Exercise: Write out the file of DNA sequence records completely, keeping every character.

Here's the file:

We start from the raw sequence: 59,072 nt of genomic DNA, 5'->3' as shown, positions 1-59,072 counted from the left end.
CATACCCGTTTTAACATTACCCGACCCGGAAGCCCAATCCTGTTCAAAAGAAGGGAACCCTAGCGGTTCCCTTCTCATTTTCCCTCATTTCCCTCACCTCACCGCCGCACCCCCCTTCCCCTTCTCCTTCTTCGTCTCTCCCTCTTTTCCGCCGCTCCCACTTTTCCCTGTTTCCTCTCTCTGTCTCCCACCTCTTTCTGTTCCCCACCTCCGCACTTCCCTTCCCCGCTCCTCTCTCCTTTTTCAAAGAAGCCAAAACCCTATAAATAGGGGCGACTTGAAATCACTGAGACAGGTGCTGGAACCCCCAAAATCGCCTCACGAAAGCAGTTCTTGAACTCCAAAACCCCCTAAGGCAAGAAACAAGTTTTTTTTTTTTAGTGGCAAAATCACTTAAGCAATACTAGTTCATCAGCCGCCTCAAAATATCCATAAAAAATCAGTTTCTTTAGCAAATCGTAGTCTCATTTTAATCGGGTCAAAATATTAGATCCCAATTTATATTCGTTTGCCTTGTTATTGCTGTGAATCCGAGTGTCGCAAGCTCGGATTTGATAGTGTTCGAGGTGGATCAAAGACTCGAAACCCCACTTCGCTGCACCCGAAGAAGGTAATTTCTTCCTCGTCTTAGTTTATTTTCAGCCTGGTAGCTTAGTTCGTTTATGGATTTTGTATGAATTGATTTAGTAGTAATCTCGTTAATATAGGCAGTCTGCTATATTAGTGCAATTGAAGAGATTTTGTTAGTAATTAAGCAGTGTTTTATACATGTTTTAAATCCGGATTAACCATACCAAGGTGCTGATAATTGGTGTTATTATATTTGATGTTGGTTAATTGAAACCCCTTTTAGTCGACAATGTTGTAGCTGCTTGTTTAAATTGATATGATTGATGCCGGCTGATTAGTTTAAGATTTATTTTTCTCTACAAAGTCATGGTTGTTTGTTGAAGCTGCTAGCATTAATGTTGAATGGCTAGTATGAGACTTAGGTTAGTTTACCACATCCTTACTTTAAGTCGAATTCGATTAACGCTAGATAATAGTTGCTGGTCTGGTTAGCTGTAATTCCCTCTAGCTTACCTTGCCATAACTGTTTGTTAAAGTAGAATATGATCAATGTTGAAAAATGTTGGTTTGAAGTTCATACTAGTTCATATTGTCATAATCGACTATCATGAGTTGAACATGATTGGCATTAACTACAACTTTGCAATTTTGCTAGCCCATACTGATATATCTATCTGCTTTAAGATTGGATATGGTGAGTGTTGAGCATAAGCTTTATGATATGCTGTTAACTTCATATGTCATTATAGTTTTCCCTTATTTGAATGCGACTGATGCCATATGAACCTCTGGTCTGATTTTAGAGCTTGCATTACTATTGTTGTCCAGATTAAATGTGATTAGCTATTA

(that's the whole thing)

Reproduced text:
We start from the raw sequence: 59,072 nt of genomic DNA, 5'->3' as shown, positions 1-59,072 counted from the left end.
CATACCCGTTTTAACATTACCCGACCCGGAAGCCCAATCCTGTTCAAAAGAAGGGAACCCTAGCGGTTCCCTTCTCATTTTCCCTCATTTCCCTCACCTCACCGCCGCACCCCCCTTCCCCTTCTCCTTCTTCGTCTCTCCCTCTTTTCCGCCGCTCCCACTTTTCCCTGTTTCCTCTCTCTGTCTCCCACCTCTTTCTGTTCCCCACCTCCGCACTTCCCTTCCCCGCTCCTCTCTCCTTTTTCAAAGAAGCCAAAACCCTATAAATAGGGGCGACTTGAAATCACTGAGACAGGTGCTGGAACCCCCAAAATCGCCTCACGAAAGCAGTTCTTGAACTCCAAAACCCCCTAAGGCAAGAAACAAGTTTTTTTTTTTTAGTGGCAAAATCACTTAAGCAATACTAGTTCATCAGCCGCCTCAAAATATCCATAAAAAATCAGTTTCTTTAGCAAATCGTAGTCTCATTTTAATCGGGTCAAAATATTAGATCCCAATTTATATTCGTTTGCCTTGTTATTGCTGTGAATCCGAGTGTCGCAAGCTCGGATTTGATAGTGTTCGAGGTGGATCAAAGACTCGAAACCCCACTTCGCTGCACCCGAAGAAGGTAATTTCTTCCTCGTCTTAGTTTATTTTCAGCCTGGTAGCTTAGTTCGTTTATGGATTTTGTATGAATTGATTTAGTAGTAATCTCGTTAATATAGGCAGTCTGCTATATTAGTGCAATTGAAGAGATTTTGTTAGTAATTAAGCAGTGTTTTATACATGTTTTAAATCCGGATTAACCATACCAAGGTGCTGATAATTGGTGTTATTATATTTGATGTTGGTTAATTGAAACCCCTTTTAGTCGACAATGTTGTAGCTGCTTGTTTAAATTGATATGATTGATGCCGGCTGATTAGTTTAAGATTTATTTTTCTCTACAAAGTCATGGTTGTTTGTTGAAGCTGCTAGCATTAATGTTGAATGGCTAGTATGAGACTTAGGTTAGTTTACCACATCCTTACTTTAAGTCGAATTCGATTAACGCTAGATAATAGTTGCTGGTCTGGTTAGCTGTAATTCCCTCTAGCTTACCTTGCCATAACTGTTTGTTAAAGTAGAATATGATCAATGTTGAAAAATGTTGGTTTGAAGTTCATACTAGTTCATATTGTCATAATCGACTATCATGAGTTGAACATGATTGGCATTAACTACAACTTTGCAATTTTGCTAGCCCATACTGATATATCTATCTGCTTTAAGATTGGATATGGTGAGTGTTGAGCATAAGCTTTATGATATGCTGTTAACTTCATATGTCATTATAGTTTTCCCTTATTTGAATGCGACTGATGCCATATGAACCTCTGGTCTGATTTTAGAGCTTGCATTACTATTGTTGTCCAGATTAAATGTGATTAGCTATTA